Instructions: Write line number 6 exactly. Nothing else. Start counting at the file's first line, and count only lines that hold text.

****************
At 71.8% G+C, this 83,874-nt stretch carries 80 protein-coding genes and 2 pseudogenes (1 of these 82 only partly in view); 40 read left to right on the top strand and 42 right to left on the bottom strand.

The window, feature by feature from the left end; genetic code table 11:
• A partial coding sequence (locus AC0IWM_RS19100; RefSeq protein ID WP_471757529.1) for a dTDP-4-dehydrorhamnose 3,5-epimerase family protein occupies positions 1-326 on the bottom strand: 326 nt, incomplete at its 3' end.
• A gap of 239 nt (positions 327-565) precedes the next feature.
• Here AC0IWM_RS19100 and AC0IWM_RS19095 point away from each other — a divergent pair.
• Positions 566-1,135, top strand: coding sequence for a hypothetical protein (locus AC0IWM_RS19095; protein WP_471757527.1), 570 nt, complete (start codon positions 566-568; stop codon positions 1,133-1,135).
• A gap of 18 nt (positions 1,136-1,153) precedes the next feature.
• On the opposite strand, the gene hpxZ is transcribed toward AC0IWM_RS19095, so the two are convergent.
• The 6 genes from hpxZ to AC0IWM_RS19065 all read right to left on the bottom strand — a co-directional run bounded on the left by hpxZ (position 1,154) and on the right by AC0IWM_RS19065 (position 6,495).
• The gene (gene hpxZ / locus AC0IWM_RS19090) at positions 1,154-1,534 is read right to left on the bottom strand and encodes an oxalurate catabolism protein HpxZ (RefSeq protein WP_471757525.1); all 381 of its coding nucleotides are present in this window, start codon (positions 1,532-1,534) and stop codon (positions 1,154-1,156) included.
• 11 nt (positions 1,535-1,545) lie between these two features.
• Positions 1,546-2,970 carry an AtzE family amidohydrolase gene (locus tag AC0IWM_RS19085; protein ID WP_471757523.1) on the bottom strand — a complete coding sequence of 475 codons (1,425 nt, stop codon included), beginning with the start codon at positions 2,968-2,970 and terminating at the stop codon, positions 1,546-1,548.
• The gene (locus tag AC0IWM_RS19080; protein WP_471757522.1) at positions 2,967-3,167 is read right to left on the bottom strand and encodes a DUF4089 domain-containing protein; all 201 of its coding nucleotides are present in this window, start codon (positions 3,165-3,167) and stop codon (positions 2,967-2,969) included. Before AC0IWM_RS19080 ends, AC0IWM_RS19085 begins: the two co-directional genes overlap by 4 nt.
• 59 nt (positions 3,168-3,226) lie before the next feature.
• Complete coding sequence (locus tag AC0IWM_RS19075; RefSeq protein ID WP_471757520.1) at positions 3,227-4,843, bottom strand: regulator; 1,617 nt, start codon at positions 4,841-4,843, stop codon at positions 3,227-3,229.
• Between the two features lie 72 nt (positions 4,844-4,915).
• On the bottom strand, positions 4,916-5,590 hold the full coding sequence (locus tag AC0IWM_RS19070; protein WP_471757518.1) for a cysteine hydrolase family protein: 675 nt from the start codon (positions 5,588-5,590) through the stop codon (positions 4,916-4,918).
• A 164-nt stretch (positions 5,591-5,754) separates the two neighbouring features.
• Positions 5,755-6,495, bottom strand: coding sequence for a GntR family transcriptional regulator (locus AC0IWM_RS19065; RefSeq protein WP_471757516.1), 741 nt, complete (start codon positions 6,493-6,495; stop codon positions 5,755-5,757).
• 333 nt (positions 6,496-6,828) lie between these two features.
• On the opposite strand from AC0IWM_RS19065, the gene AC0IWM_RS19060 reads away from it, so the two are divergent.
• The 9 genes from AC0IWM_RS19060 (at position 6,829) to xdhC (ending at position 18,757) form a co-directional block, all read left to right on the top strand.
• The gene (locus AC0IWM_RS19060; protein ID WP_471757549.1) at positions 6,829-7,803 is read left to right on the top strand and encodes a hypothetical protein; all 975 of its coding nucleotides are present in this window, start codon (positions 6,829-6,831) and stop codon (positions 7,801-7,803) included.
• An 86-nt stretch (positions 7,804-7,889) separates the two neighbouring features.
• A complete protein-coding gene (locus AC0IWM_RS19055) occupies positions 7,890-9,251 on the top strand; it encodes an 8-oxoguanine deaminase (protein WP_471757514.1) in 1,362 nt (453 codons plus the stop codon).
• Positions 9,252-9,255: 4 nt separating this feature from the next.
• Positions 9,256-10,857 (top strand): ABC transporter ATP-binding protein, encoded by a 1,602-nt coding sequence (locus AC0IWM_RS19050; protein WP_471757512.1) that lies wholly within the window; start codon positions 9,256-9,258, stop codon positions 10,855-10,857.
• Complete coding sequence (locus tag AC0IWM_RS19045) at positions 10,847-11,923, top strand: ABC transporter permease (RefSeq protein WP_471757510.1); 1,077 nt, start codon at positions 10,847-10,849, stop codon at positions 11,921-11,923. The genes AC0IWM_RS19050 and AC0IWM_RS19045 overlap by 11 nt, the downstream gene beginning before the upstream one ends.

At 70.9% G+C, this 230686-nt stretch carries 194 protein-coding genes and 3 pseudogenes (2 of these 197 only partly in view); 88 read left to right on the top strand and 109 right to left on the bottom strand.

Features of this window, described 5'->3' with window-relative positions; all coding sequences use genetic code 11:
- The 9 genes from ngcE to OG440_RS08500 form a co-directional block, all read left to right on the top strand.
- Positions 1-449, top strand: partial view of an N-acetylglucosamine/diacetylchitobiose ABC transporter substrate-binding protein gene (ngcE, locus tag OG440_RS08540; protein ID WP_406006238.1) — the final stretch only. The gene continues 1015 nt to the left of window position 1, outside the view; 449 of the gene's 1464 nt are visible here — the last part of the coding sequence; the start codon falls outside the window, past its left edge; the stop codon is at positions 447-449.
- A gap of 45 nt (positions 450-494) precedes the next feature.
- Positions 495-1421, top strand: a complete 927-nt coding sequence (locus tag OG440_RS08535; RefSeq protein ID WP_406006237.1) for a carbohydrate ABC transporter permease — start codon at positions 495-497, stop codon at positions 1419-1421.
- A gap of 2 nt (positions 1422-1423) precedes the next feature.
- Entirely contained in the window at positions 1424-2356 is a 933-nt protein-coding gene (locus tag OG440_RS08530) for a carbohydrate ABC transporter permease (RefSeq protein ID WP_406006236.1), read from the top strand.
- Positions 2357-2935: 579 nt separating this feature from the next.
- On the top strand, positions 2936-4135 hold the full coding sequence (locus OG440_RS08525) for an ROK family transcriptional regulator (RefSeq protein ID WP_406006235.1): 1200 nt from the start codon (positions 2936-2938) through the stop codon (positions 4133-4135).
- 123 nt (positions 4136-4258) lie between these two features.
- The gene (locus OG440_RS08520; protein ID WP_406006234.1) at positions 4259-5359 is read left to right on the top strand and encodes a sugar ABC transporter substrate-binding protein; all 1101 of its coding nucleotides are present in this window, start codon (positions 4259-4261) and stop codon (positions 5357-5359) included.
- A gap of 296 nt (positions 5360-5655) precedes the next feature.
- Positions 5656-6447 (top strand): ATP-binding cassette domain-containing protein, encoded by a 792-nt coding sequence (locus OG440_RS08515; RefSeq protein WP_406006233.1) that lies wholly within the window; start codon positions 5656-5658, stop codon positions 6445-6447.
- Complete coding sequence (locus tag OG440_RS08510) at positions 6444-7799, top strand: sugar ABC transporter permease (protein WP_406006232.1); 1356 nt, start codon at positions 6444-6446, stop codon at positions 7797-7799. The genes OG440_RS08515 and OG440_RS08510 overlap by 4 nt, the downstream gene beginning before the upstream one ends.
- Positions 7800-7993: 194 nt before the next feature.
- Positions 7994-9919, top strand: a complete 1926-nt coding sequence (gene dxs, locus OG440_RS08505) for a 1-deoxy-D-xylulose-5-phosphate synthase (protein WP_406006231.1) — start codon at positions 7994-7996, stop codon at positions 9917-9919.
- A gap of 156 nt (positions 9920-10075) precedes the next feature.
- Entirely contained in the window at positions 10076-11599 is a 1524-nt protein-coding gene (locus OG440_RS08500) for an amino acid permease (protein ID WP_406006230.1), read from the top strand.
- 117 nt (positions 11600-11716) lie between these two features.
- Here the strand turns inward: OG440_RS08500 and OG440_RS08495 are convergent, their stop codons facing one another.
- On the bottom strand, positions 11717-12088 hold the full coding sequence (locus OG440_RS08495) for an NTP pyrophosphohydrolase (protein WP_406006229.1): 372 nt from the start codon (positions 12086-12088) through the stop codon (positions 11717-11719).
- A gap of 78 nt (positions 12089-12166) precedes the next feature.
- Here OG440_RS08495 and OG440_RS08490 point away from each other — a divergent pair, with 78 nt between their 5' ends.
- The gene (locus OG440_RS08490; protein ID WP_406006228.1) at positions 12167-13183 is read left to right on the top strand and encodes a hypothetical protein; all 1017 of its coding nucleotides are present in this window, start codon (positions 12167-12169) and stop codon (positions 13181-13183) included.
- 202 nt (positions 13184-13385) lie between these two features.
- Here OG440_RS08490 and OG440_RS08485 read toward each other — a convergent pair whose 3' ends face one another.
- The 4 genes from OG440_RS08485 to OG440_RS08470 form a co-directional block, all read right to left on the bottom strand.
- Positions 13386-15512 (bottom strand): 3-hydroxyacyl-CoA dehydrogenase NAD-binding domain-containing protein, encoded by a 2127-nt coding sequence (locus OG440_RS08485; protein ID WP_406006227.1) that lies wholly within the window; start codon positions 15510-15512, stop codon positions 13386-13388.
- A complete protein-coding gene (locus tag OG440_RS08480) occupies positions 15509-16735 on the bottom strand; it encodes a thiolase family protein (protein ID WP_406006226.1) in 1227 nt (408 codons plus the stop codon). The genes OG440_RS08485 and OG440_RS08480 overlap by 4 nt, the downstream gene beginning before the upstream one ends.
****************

• Positions 566-1,135, top strand: coding sequence for a hypothetical protein (locus AC0IWM_RS19095; protein WP_471757527.1), 570 nt, complete (start codon positions 566-568; stop codon positions 1,133-1,135).